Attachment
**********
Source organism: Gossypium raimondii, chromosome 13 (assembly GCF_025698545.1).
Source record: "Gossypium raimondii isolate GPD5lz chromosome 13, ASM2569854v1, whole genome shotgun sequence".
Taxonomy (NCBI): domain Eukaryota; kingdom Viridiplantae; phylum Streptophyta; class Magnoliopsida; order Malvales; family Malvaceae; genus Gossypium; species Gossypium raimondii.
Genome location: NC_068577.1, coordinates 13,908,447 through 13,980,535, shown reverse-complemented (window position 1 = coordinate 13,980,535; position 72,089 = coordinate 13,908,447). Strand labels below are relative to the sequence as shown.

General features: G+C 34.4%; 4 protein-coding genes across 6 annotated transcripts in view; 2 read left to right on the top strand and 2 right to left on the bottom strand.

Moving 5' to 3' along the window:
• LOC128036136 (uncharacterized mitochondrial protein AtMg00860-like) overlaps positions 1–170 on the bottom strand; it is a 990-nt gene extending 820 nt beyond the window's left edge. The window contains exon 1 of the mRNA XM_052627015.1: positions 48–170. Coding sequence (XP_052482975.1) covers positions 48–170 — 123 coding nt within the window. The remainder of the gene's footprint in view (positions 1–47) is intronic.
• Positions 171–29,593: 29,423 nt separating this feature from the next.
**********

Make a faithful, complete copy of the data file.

Source organism: Gossypium raimondii, chromosome 13 (assembly GCF_025698545.1).
Source record: "Gossypium raimondii isolate GPD5lz chromosome 13, ASM2569854v1, whole genome shotgun sequence".
Taxonomy (NCBI): domain Eukaryota; kingdom Viridiplantae; phylum Streptophyta; class Magnoliopsida; order Malvales; family Malvaceae; genus Gossypium; species Gossypium raimondii.
Genome location: NC_068577.1, coordinates 13,908,447 through 13,980,535, shown reverse-complemented (window position 1 = coordinate 13,980,535; position 72,089 = coordinate 13,908,447). Strand labels below are relative to the sequence as shown.

General features: G+C 34.4%; 4 protein-coding genes across 6 annotated transcripts in view; 2 read left to right on the top strand and 2 right to left on the bottom strand.

Moving 5' to 3' along the window:
• LOC128036136 (uncharacterized mitochondrial protein AtMg00860-like) overlaps positions 1–170 on the bottom strand; it is a 990-nt gene extending 820 nt beyond the window's left edge. The window contains exon 1 of the mRNA XM_052627015.1: positions 48–170. Coding sequence (XP_052482975.1) covers positions 48–170 — 123 coding nt within the window. The remainder of the gene's footprint in view (positions 1–47) is intronic.
• Positions 171–29,593: 29,423 nt separating this feature from the next.